In my current position I have the privilege to work in all the faculties of my high school. This means at one point I can be introducing a class of year 11 English students to the themes of Love and War, and in the next time lapse I’ll be sitting  in a completely different staffroom and overhear the teachers aghast that the English staff are teaching The Hunger Games now, oh my.

I shouldn’t make out that The Hunger Games is a walk in the park.  Anyone who’s read it knows there are some truly horrific moments, but what I really can’t stand is people making judgements, and particularly those strong negative judgments, about books they’ve never read and fully admit to having no intention of ever reading.

For those who haven’t read The Hunger Games here is a short summary: a teenage girl, grieving the loss of a parent, fights for survival against tyrannical ruler hell-bent on her death. Woops. That’s Snow White I’m thinking of.  President Snow doesn’t even want to eat Katniss’ heart, yet Disney’s Snow White is the movie we happily plonk our 5 year olds in front of (actually mine has never seen it based on the it’s-way-too-freaky-for-my-house policy.)

Perhaps it’s the kids hunting down kids that’s so disturbing, but isn’t that what happened in Lord of the Flies, a novel read by generations of year 9 students . . .

Yes it’s bad, what happens. Not just bad – incredibly and heart-wrenchingly beyond what we imagine humanity to be capable of.  But so are the events in The Book Thief, which is the novel the other year 11 class studied. The Book Thief is a horrific story in ways that The Hunger Games can only dream of.  A line of starving men scrambling for crumbs after they are paraded through town for being the scum of the earth. Two Papas taken away for displeasing the Nazi Party. Fiction verses fictionalised narrative, clever poetic language verses unpretentious and accessible storytelling. I’m enjoying The Book Thief, but I can see why the critics loved it. The language is so disturbingly poetic it reminds me of the scene in that Hannibal Lector film where the unfortunate dinner guest is forced to eat his own brain.  Is it style over substance that makes The Book Thief a more acceptable literary legacy for our future leaders? To come back to the point about critics loving it we have to caress that old pearl (compressed coal, for those of you who’ve read The Hunger Games)- who is the target audience? The average 16-17 year old is not in love with the juxtaposition of a unique personification, or pontification.  And let’s be honest some of the finer points of irony are lost on the teenage brain.  This is sounding like I think The Book Thief is over rated and I am sorry to give that impression.  It’s not overrated, it’s a phenomenal work of art.  However what I mean to say is that the language, the narrative style, of The Hunger Games is no less purposeful and deliberate.  Given that the language is equally valid and the events equally disturbing, I wonder if I will ever hear citizens aghast that the rest of year 11 are studying Marcus Zuzack’s  multi-award winning description of the truly brutal nightmare that was life in Nazi Germany. Not likely.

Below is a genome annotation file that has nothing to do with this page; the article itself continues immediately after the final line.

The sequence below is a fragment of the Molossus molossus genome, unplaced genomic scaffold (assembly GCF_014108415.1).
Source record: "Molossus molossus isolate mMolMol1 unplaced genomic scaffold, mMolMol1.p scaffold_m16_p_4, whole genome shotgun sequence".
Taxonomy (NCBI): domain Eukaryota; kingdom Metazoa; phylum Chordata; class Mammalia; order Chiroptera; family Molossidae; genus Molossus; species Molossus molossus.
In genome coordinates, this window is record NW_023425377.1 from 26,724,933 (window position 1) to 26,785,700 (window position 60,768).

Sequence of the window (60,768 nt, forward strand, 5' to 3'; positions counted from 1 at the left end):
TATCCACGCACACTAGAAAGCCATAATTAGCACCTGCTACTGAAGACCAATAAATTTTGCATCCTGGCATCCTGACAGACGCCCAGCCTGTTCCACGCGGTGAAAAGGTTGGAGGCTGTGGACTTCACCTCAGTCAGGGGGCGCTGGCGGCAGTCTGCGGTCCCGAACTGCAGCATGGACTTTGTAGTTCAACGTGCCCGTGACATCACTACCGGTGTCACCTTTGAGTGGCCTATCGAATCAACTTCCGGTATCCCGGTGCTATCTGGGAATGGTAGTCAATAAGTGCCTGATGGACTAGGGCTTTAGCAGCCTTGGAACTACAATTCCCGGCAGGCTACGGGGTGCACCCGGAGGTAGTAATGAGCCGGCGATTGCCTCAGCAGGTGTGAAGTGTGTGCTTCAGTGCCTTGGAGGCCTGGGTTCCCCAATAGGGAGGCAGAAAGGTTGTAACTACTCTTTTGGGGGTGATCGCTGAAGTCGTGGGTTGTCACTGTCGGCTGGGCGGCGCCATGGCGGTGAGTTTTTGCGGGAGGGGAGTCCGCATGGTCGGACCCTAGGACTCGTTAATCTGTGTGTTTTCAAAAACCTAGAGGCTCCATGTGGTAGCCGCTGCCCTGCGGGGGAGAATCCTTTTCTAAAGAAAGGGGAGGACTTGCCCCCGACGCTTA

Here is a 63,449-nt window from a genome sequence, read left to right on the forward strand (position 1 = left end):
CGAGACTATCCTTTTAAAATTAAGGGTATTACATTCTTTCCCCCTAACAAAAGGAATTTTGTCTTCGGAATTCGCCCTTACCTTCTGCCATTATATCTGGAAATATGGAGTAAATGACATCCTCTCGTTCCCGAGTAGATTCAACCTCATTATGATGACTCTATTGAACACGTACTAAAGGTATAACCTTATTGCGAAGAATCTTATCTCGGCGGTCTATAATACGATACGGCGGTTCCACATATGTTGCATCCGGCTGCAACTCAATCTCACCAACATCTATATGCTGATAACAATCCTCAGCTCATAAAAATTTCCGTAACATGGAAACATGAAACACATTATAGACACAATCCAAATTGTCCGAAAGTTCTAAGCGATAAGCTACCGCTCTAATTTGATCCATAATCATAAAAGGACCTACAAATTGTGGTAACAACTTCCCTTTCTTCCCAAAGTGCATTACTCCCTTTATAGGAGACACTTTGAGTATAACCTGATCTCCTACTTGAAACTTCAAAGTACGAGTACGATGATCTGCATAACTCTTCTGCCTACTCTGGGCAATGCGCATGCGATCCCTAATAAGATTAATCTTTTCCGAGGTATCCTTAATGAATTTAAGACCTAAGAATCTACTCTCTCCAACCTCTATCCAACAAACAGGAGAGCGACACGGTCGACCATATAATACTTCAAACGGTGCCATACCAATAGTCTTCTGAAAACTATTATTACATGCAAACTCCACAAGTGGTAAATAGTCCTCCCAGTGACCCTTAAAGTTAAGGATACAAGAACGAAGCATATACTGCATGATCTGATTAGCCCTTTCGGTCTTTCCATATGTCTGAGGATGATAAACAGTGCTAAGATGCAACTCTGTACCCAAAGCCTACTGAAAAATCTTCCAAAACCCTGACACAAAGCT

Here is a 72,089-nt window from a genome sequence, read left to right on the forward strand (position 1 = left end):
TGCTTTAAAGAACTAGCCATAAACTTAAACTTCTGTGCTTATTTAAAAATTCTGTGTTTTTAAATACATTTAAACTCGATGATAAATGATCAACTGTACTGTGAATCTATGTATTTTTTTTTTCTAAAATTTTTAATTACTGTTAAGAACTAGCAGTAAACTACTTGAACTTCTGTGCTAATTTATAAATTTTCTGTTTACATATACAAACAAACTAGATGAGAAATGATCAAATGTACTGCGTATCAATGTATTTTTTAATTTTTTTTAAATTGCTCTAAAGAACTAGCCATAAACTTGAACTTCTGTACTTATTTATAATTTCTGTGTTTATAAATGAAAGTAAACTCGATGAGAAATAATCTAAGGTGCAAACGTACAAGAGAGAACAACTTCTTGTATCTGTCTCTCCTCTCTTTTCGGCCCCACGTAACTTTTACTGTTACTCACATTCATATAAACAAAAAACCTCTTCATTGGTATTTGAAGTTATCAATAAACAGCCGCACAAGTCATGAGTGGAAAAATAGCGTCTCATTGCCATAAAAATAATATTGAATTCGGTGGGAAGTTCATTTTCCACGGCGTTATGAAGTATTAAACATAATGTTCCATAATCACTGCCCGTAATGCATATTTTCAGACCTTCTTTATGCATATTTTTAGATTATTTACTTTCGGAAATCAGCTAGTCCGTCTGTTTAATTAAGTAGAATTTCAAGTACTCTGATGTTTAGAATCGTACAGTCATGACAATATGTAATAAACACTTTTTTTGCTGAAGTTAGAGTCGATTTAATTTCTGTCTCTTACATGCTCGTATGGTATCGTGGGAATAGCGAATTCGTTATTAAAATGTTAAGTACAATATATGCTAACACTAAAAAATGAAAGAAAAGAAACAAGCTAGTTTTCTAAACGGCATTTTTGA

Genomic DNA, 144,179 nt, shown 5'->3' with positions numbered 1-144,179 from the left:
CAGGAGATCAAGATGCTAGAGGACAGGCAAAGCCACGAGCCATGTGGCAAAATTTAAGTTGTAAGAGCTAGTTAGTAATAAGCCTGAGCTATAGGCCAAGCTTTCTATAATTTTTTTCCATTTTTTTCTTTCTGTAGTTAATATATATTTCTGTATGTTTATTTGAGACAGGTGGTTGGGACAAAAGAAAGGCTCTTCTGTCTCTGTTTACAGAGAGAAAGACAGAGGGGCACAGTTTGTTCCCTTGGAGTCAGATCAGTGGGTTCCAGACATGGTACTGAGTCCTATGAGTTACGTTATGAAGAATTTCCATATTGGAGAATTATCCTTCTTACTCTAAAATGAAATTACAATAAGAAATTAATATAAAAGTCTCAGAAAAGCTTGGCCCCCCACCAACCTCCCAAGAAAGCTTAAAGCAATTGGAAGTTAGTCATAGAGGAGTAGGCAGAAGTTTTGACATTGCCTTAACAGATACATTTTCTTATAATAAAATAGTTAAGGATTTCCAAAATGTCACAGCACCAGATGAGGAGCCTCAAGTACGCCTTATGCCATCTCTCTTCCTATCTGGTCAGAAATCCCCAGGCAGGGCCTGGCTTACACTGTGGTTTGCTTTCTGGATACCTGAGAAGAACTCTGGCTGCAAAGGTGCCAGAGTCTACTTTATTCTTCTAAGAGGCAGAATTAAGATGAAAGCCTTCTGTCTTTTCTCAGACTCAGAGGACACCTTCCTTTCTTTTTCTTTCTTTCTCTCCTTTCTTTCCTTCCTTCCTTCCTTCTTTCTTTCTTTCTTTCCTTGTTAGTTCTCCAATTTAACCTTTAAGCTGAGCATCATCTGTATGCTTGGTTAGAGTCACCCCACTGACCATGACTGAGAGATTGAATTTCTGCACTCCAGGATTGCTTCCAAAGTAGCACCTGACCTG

The Hunger Games will not be everyone’s cup of tea but it is certainly not glorifying the brutality it deals with and in many ways it shows a great deal more respect for the consequences of mortal combat than many of the classics. Did Frodo stop and reflect on all those that felt Sting’s sting?  I seem to remember quite a body count in the Lord of the Rings trilogy, and not a lot of remorse.  Perhaps, Tolkien, himself a war veteran, was not able to come to terms with the human face of his enemy in a way that we who are privileged to have seen war only through a lens may do.  Many years ago, the Australian artist George Gittoes toured with his “Realism of Peace” exhibition and he spoke to my art class about the dimension of reality he was able to achieve with a paintbrush.  This is a truth not always captured with a camera.  And in the same way,  authors such as Melana Marchetta and Suzanne Collins choose to speak their truth through fiction.
Perhaps, rather than standing by while The Hunger Games was dismissed as some gory, shallow teen novel with no greater complexity than a Kristen Stewart facial expression I should have whipped out my copy and read those teachers from a non-English teaching faculty the scene where Katniss sings for Rue or when Peeta describes the first moment he laid eyes on his beloved.
But that’s not what sells papers. That’s not the bit that makes the most interesting sound bites and perhaps that reason more than any other is why The Hunger Games does need to be analysed in school. It’s provocative.  While I can see how the armchair critics could be easily aghast, there’s much food for thought in The Hunger Games.